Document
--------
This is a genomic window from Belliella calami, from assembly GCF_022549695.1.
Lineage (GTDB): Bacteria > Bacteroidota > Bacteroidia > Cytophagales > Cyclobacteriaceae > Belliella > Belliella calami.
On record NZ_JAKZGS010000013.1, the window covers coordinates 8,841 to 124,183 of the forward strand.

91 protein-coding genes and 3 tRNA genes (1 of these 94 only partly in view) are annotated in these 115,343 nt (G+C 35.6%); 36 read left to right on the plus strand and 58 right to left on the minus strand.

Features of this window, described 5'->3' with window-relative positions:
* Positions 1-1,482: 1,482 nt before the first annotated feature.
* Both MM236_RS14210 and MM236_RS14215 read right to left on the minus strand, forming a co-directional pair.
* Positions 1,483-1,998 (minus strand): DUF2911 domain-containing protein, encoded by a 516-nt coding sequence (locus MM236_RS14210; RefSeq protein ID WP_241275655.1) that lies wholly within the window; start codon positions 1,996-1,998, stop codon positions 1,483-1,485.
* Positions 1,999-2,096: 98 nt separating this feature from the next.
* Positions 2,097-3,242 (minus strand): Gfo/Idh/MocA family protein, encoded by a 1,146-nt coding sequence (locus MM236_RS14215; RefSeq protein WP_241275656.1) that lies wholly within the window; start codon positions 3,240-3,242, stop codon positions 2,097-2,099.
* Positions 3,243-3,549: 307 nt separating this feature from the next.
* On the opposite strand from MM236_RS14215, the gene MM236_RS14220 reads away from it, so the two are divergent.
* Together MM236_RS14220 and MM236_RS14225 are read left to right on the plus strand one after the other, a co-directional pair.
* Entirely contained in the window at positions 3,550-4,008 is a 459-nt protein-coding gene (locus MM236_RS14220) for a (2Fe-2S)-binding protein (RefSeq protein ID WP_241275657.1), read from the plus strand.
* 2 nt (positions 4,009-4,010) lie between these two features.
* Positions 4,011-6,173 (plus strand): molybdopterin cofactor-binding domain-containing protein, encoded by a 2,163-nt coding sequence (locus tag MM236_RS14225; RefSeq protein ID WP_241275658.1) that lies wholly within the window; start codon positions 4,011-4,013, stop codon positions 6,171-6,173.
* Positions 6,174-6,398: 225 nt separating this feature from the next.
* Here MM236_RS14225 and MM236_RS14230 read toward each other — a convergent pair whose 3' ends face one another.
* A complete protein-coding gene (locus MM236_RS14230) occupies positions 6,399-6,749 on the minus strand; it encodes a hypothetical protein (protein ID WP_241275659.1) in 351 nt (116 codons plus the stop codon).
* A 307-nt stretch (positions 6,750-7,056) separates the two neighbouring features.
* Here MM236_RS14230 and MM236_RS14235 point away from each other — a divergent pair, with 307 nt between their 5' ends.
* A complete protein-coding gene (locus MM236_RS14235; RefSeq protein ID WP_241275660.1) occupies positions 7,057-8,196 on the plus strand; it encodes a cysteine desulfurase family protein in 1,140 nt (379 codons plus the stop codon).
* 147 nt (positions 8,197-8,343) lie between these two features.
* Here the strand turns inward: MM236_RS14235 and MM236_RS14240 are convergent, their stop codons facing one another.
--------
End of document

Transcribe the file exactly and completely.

This is a genomic window from Belliella calami, from assembly GCF_022549695.1.
Lineage (GTDB): Bacteria > Bacteroidota > Bacteroidia > Cytophagales > Cyclobacteriaceae > Belliella > Belliella calami.
On record NZ_JAKZGS010000013.1, the window covers coordinates 8,841 to 124,183 of the forward strand.

91 protein-coding genes and 3 tRNA genes (1 of these 94 only partly in view) are annotated in these 115,343 nt (G+C 35.6%); 36 read left to right on the plus strand and 58 right to left on the minus strand.

Features of this window, described 5'->3' with window-relative positions:
* Positions 1-1,482: 1,482 nt before the first annotated feature.
* Both MM236_RS14210 and MM236_RS14215 read right to left on the minus strand, forming a co-directional pair.
* Positions 1,483-1,998 (minus strand): DUF2911 domain-containing protein, encoded by a 516-nt coding sequence (locus MM236_RS14210; RefSeq protein ID WP_241275655.1) that lies wholly within the window; start codon positions 1,996-1,998, stop codon positions 1,483-1,485.
* Positions 1,999-2,096: 98 nt separating this feature from the next.
* Positions 2,097-3,242 (minus strand): Gfo/Idh/MocA family protein, encoded by a 1,146-nt coding sequence (locus MM236_RS14215; RefSeq protein WP_241275656.1) that lies wholly within the window; start codon positions 3,240-3,242, stop codon positions 2,097-2,099.
* Positions 3,243-3,549: 307 nt separating this feature from the next.
* On the opposite strand from MM236_RS14215, the gene MM236_RS14220 reads away from it, so the two are divergent.
* Together MM236_RS14220 and MM236_RS14225 are read left to right on the plus strand one after the other, a co-directional pair.
* Entirely contained in the window at positions 3,550-4,008 is a 459-nt protein-coding gene (locus MM236_RS14220) for a (2Fe-2S)-binding protein (RefSeq protein ID WP_241275657.1), read from the plus strand.
* 2 nt (positions 4,009-4,010) lie between these two features.
* Positions 4,011-6,173 (plus strand): molybdopterin cofactor-binding domain-containing protein, encoded by a 2,163-nt coding sequence (locus tag MM236_RS14225; RefSeq protein ID WP_241275658.1) that lies wholly within the window; start codon positions 4,011-4,013, stop codon positions 6,171-6,173.
* Positions 6,174-6,398: 225 nt separating this feature from the next.
* Here MM236_RS14225 and MM236_RS14230 read toward each other — a convergent pair whose 3' ends face one another.
* A complete protein-coding gene (locus MM236_RS14230) occupies positions 6,399-6,749 on the minus strand; it encodes a hypothetical protein (protein ID WP_241275659.1) in 351 nt (116 codons plus the stop codon).
* A 307-nt stretch (positions 6,750-7,056) separates the two neighbouring features.
* Here MM236_RS14230 and MM236_RS14235 point away from each other — a divergent pair, with 307 nt between their 5' ends.
* A complete protein-coding gene (locus MM236_RS14235; RefSeq protein ID WP_241275660.1) occupies positions 7,057-8,196 on the plus strand; it encodes a cysteine desulfurase family protein in 1,140 nt (379 codons plus the stop codon).
* 147 nt (positions 8,197-8,343) lie between these two features.
* Here the strand turns inward: MM236_RS14235 and MM236_RS14240 are convergent, their stop codons facing one another.